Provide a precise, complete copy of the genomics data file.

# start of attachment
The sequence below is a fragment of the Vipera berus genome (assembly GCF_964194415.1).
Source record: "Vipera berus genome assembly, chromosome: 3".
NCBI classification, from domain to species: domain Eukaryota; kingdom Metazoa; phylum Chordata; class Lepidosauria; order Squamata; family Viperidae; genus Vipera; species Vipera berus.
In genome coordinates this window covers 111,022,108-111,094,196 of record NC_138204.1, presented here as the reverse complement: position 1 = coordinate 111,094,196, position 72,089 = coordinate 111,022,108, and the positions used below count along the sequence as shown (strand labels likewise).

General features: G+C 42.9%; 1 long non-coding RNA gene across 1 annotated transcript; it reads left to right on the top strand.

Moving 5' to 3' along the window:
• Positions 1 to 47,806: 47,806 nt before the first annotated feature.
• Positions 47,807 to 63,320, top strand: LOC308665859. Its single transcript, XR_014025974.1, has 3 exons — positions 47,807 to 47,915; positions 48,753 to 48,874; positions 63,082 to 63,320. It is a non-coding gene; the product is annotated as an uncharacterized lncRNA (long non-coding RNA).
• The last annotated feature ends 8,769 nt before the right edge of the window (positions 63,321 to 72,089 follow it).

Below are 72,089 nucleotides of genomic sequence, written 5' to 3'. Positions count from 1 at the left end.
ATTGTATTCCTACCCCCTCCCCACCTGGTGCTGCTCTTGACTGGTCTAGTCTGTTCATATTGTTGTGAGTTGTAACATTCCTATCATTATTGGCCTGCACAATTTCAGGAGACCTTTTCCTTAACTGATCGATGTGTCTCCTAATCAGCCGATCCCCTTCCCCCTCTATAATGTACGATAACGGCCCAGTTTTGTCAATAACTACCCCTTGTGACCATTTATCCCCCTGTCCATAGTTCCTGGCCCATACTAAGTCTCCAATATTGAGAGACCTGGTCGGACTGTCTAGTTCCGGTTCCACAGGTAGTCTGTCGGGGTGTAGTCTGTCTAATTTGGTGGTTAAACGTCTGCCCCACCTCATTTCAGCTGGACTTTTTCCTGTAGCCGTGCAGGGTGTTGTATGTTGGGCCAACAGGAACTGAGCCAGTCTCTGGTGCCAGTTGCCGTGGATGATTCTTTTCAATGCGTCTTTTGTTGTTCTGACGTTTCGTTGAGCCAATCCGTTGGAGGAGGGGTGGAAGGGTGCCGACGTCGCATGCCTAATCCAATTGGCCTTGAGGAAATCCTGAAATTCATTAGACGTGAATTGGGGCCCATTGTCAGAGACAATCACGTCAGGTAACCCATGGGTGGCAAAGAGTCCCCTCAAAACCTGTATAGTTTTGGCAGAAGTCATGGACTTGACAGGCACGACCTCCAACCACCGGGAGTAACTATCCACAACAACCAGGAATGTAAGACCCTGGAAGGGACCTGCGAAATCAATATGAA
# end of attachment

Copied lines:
The sequence below is a fragment of the Vipera berus genome (assembly GCF_964194415.1).
Source record: "Vipera berus genome assembly, chromosome: 3".
NCBI classification, from domain to species: domain Eukaryota; kingdom Metazoa; phylum Chordata; class Lepidosauria; order Squamata; family Viperidae; genus Vipera; species Vipera berus.
In genome coordinates this window covers 111,022,108-111,094,196 of record NC_138204.1, presented here as the reverse complement: position 1 = coordinate 111,094,196, position 72,089 = coordinate 111,022,108, and the positions used below count along the sequence as shown (strand labels likewise).

General features: G+C 42.9%; 1 long non-coding RNA gene across 1 annotated transcript; it reads left to right on the top strand.

Moving 5' to 3' along the window:
• Positions 1 to 47,806: 47,806 nt before the first annotated feature.
• Positions 47,807 to 63,320, top strand: LOC308665859. Its single transcript, XR_014025974.1, has 3 exons — positions 47,807 to 47,915; positions 48,753 to 48,874; positions 63,082 to 63,320. It is a non-coding gene; the product is annotated as an uncharacterized lncRNA (long non-coding RNA).
• The last annotated feature ends 8,769 nt before the right edge of the window (positions 63,321 to 72,089 follow it).

Below are 72,089 nucleotides of genomic sequence, written 5' to 3'. Positions count from 1 at the left end.
ATTGTATTCCTACCCCCTCCCCACCTGGTGCTGCTCTTGACTGGTCTAGTCTGTTCATATTGTTGTGAGTTGTAACATTCCTATCATTATTGGCCTGCACAATTTCAGGAGACCTTTTCCTTAACTGATCGATGTGTCTCCTAATCAGCCGATCCCCTTCCCCCTCTATAATGTACGATAACGGCCCAGTTTTGTCAATAACTACCCCTTGTGACCATTTATCCCCCTGTCCATAGTTCCTGGCCCATACTAAGTCTCCAATATTGAGAGACCTGGTCGGACTGTCTAGTTCCGGTTCCACAGGTAGTCTGTCGGGGTGTAGTCTGTCTAATTTGGTGGTTAAACGTCTGCCCCACCTCATTTCAGCTGGACTTTTTCCTGTAGCCGTGCAGGGTGTTGTATGTTGGGCCAACAGGAACTGAGCCAGTCTCTGGTGCCAGTTGCCGTGGATGATTCTTTTCAATGCGTCTTTTGTTGTTCTGACGTTTCGTTGAGCCAATCCGTTGGAGGAGGGGTGGAAGGGTGCCGACGTCGCATGCCTAATCCAATTGGCCTTGAGGAAATCCTGAAATTCATTAGACGTGAATTGGGGCCCATTGTCAGAGACAATCACGTCAGGTAACCCATGGGTGGCAAAGAGTCCCCTCAAAACCTGTATAGTTTTGGCAGAAGTCATGGACTTGACAGGCACGACCTCCAACCACCGGGAGTAACTATCCACAACAACCAGGAATGTAAGACCCTGGAAGGGACCTGCGAAATCAATATGAA